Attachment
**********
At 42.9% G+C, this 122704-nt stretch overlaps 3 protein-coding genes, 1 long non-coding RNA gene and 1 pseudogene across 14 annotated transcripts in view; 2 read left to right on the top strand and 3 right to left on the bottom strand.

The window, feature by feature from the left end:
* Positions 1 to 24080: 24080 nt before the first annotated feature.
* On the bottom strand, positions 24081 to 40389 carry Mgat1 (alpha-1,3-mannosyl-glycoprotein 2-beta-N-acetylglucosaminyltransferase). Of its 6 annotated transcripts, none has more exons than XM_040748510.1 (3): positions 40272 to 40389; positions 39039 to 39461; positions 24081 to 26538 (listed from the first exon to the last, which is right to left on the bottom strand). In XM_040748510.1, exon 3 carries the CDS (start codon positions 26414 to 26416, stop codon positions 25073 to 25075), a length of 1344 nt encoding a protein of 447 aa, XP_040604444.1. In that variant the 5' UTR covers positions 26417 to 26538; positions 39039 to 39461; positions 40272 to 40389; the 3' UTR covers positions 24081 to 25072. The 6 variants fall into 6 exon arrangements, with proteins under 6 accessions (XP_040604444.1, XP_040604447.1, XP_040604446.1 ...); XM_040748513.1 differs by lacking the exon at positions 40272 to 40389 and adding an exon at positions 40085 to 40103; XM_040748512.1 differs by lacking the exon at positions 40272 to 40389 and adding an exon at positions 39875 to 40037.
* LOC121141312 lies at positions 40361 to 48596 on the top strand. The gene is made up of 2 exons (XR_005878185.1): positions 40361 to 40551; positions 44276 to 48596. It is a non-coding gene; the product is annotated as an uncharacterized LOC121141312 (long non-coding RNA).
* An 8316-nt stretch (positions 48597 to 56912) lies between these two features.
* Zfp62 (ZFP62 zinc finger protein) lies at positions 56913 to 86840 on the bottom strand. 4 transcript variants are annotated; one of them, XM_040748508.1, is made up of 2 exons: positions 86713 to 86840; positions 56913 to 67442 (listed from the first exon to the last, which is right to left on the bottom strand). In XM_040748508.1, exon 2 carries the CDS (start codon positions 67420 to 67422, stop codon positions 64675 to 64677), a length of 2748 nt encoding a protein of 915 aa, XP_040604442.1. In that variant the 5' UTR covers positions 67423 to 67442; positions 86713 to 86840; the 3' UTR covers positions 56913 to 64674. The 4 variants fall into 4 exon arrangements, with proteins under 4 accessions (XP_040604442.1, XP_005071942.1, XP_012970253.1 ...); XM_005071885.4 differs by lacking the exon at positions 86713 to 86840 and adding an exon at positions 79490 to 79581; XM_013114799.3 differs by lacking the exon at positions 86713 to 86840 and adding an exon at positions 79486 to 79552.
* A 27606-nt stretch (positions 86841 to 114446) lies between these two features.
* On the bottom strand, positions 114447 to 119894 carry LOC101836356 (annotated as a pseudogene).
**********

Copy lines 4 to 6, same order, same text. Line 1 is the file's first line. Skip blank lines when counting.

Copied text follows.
* On the bottom strand, positions 24081 to 40389 carry Mgat1 (alpha-1,3-mannosyl-glycoprotein 2-beta-N-acetylglucosaminyltransferase). Of its 6 annotated transcripts, none has more exons than XM_040748510.1 (3): positions 40272 to 40389; positions 39039 to 39461; positions 24081 to 26538 (listed from the first exon to the last, which is right to left on the bottom strand). In XM_040748510.1, exon 3 carries the CDS (start codon positions 26414 to 26416, stop codon positions 25073 to 25075), a length of 1344 nt encoding a protein of 447 aa, XP_040604444.1. In that variant the 5' UTR covers positions 26417 to 26538; positions 39039 to 39461; positions 40272 to 40389; the 3' UTR covers positions 24081 to 25072. The 6 variants fall into 6 exon arrangements, with proteins under 6 accessions (XP_040604444.1, XP_040604447.1, XP_040604446.1 ...); XM_040748513.1 differs by lacking the exon at positions 40272 to 40389 and adding an exon at positions 40085 to 40103; XM_040748512.1 differs by lacking the exon at positions 40272 to 40389 and adding an exon at positions 39875 to 40037.
* LOC121141312 lies at positions 40361 to 48596 on the top strand. The gene is made up of 2 exons (XR_005878185.1): positions 40361 to 40551; positions 44276 to 48596. It is a non-coding gene; the product is annotated as an uncharacterized LOC121141312 (long non-coding RNA).
* An 8316-nt stretch (positions 48597 to 56912) lies between these two features.